We always love hearing from moms and sharing their stories. We caught up with product manager, software engineer, and first time mom, Dina Levitan. Dina’s background is in computer science and she actually studied with Lilu co-founder, Adriana, at MIT.
One of the really interesting parts of Dina’s story is how she applied the skills she’s trained in and a whole lot of trial and error to solve many of the challenges she faced in her first few months postpartum.
Take it away, Dina!
The general approach I took
I really value efficiency and being able to scale my impact in the world. I had to do a lot of troubleshooting to figure out the best process for me and my family. Similar to how I operate at work, my pumping journey involved troubleshooting, experimentation and trial and error.
My angle on it is applying the principles that I have been trained with in my professional background to try to make pumping more of a scalable and sustainable operation. If the goal or guidance is breastmilk for first year, that overlaps with working hours and that’s a significant time commitment. If I wanted to do that, I had to figure out a sustainable plan.
The beginning of my pumping journey
A big challenge for me was finding the right flange size. During my first month postpartum, I discovered that I was using the wrong size flange and I didn’t understand how to size correctly. I was getting lumps and it was really painful. It was terrible, but I didn’t want to give up.
I scoured the internet to try to find different alternatives. There are so many options there, and I think I tried them all. I joke that the reason it’s called "postpartum" is that you’re buying pumping parts at 3am every night during the middle-of-the-night pumping session.
Eventually, I found my way into some of these Facebook groups for exclusive pumping and began learning what other moms were doing and what their systems looked like. Friends and other moms were one good resource. During the pandemic, that was extra hard because no one could come over and tell me that I was doing something wrong.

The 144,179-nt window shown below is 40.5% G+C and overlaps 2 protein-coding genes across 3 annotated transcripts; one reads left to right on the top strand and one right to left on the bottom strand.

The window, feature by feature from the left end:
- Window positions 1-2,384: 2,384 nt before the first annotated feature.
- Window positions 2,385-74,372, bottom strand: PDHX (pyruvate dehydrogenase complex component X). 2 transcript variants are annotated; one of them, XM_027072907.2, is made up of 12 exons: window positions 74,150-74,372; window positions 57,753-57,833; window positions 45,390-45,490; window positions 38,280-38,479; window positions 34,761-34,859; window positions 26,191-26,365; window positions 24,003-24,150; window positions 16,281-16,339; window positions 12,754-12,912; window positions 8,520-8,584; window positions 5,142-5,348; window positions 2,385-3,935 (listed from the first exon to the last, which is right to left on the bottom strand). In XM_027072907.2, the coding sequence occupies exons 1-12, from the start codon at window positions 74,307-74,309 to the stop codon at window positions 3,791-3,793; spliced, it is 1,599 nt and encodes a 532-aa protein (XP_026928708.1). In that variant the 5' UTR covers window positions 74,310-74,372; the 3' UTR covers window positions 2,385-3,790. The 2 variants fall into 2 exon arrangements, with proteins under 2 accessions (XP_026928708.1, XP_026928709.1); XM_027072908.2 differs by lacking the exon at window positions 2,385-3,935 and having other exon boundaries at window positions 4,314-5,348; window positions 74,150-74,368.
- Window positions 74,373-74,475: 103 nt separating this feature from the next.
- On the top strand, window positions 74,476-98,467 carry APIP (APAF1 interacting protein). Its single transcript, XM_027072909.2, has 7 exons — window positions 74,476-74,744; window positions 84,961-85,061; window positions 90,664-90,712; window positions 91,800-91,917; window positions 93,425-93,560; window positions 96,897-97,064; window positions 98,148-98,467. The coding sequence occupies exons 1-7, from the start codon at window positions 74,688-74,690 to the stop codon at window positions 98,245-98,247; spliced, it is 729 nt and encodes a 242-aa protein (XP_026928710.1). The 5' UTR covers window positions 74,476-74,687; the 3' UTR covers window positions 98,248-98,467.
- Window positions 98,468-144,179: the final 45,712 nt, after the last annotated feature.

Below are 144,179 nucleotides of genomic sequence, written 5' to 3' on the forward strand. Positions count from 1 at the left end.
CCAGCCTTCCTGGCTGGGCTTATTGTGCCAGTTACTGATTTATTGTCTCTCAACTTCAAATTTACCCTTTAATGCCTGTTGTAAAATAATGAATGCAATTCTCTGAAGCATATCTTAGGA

Why I decided to exclusively pump
My goal as a parent is to be an adequate parent. I think that’s a fine, upstanding goal. There’s so much pressure to be the ‘perfect’ mom and it can be really damaging. My philosophy is that you have to do what’s good for your whole family, not just the baby. The baby’s very important. The parents are also important.
I’m not one of those people that thinks ‘breast is best’ in all circumstances, but I do think that if a mother wants to provide breast milk to her child, that she should be empowered to do so.
The reason I exclusively pumped is because that's what worked for our family. Miriam (my daughter, now nine months) was born about a month early and her latch was not good. We went to 6-7 appointments with various lactation consultants. She was a very sleepy newborn and we couldn’t figure it out.
I did the triple feeding thing for a while: try to nurse, then pump, then feed from the bottle. It was a whole lot of work and very onerous. Eventually I realized it was more efficient for me to pump and then someone else (i.e. my spouse) could feed from the bottle. It made things a little easier on me.
Two or three months in, Miriam did manage to get a better latch and we were able to successfully nurse. We only did that for a little while because then she started to have issues with acid reflux. Anytime I would lay her horizontally, she would spit up whatever she just ate, so we could no longer nurse. All in all, pumping seemed the best option for us.
What my day looks like
When I went back to work, I tried to arrange it so that I’d have a minimal pumping schedule. I know that not every woman can do this and I feel very privileged that I can. I’m at a point now where I pump three times in 24 hours. I’m slightly underproducing for Miriam’s caloric needs, and am making use of my freezer stash.
During the day, my work days are just too crazy to pump more than once. So I pump when I wake up before work, then once during the work day—maybe during my lunch break—and then once before I go to sleep. It’s been working well.